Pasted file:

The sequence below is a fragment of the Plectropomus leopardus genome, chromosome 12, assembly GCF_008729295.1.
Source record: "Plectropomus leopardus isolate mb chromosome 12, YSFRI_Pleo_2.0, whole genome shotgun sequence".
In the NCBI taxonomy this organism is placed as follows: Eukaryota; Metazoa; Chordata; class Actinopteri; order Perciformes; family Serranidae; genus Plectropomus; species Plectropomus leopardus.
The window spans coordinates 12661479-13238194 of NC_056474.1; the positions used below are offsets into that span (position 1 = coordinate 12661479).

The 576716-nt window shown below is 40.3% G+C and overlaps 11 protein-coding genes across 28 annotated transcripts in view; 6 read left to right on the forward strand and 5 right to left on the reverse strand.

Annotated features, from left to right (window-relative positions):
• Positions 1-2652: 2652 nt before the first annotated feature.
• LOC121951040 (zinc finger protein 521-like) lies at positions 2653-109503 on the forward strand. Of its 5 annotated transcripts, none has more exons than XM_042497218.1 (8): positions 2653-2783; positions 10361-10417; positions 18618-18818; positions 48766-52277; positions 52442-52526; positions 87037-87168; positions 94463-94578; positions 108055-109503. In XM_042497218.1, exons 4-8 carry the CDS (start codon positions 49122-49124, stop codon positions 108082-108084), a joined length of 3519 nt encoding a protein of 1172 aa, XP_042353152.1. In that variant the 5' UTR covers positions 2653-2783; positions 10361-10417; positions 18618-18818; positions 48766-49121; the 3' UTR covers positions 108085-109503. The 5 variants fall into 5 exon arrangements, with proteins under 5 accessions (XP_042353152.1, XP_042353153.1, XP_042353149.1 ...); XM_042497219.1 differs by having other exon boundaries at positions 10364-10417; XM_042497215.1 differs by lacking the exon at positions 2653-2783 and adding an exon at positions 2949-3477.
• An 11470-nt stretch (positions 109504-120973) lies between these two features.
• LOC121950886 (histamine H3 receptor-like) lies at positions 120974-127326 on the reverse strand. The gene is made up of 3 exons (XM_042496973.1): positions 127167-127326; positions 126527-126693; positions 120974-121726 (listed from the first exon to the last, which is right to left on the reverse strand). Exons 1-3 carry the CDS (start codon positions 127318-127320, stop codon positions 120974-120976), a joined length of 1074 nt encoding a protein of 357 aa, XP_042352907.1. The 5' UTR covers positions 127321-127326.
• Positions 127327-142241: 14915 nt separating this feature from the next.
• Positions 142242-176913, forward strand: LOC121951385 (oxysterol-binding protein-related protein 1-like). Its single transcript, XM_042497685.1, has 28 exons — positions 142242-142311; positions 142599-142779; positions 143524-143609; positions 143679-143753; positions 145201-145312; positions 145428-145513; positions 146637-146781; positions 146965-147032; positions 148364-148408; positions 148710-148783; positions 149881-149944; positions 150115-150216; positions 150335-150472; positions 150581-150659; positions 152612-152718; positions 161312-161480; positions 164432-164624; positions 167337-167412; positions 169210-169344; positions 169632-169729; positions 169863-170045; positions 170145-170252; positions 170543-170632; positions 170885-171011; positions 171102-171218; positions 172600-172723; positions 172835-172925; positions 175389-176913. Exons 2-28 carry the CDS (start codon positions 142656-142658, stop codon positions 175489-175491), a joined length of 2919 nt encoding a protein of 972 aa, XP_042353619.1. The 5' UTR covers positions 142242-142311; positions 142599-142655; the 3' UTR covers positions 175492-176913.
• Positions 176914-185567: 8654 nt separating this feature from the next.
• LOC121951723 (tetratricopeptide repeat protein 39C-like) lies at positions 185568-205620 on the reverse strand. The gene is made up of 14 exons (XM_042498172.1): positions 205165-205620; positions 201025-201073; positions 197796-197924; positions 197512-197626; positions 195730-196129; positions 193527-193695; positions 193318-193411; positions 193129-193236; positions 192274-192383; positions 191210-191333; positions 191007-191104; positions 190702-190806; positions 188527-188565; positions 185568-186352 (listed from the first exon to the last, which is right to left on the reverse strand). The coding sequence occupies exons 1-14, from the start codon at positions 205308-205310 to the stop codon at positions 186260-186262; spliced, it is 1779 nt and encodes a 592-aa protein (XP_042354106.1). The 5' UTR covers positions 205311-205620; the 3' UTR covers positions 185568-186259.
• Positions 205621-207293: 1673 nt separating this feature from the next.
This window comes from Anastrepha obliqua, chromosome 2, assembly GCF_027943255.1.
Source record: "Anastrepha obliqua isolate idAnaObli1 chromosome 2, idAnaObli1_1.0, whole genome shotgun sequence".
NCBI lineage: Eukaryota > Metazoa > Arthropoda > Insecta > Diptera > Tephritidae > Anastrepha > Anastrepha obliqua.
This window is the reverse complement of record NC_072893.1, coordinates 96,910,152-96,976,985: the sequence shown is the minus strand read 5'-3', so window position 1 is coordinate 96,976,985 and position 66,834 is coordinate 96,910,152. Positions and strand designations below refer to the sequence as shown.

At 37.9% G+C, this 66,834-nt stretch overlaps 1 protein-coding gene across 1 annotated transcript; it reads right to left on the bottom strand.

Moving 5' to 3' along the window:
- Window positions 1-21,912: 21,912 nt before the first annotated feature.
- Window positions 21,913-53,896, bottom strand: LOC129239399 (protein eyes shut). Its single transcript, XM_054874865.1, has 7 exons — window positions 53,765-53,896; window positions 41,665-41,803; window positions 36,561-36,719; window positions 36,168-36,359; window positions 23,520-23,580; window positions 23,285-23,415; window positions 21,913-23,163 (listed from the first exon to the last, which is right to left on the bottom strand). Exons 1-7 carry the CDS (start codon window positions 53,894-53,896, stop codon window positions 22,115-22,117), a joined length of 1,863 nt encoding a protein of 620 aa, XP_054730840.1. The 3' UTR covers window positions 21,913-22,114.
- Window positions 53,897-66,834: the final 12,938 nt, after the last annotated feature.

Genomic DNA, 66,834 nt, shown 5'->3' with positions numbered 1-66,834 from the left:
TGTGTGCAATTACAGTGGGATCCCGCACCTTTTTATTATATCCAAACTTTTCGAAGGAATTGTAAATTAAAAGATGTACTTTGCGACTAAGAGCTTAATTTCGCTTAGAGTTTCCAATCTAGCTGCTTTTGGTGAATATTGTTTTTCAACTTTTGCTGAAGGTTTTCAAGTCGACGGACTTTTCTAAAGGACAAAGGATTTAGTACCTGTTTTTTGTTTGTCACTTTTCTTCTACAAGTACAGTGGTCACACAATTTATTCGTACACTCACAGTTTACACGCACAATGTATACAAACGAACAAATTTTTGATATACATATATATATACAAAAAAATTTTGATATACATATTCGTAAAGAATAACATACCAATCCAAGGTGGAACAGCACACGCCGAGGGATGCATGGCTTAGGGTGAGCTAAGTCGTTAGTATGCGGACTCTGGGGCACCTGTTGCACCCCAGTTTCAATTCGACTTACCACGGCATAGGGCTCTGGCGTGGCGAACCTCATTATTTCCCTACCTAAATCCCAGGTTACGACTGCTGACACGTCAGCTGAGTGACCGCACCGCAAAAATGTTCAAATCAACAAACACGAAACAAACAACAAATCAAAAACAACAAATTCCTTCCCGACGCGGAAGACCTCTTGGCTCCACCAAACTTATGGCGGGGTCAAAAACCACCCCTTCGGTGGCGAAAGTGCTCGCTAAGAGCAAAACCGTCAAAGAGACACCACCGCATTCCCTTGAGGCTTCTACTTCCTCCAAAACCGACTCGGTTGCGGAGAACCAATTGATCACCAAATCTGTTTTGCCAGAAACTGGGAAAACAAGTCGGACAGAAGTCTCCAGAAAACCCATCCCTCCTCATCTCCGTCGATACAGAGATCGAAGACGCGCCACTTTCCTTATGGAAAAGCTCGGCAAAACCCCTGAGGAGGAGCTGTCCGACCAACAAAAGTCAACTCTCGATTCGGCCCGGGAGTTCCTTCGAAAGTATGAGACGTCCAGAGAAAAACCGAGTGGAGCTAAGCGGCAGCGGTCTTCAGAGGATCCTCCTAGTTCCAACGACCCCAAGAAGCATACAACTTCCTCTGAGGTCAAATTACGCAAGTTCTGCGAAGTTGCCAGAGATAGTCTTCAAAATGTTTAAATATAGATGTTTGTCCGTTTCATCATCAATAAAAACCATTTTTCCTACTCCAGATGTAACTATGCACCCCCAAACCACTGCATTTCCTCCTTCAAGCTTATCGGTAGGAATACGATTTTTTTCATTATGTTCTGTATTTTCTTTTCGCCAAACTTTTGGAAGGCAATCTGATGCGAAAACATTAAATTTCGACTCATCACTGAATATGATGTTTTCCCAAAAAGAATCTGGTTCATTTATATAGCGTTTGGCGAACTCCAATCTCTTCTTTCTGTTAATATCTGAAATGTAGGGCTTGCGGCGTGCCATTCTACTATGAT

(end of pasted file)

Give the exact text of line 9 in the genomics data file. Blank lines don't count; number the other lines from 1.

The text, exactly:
• An 11470-nt stretch (positions 109504-120973) lies between these two features.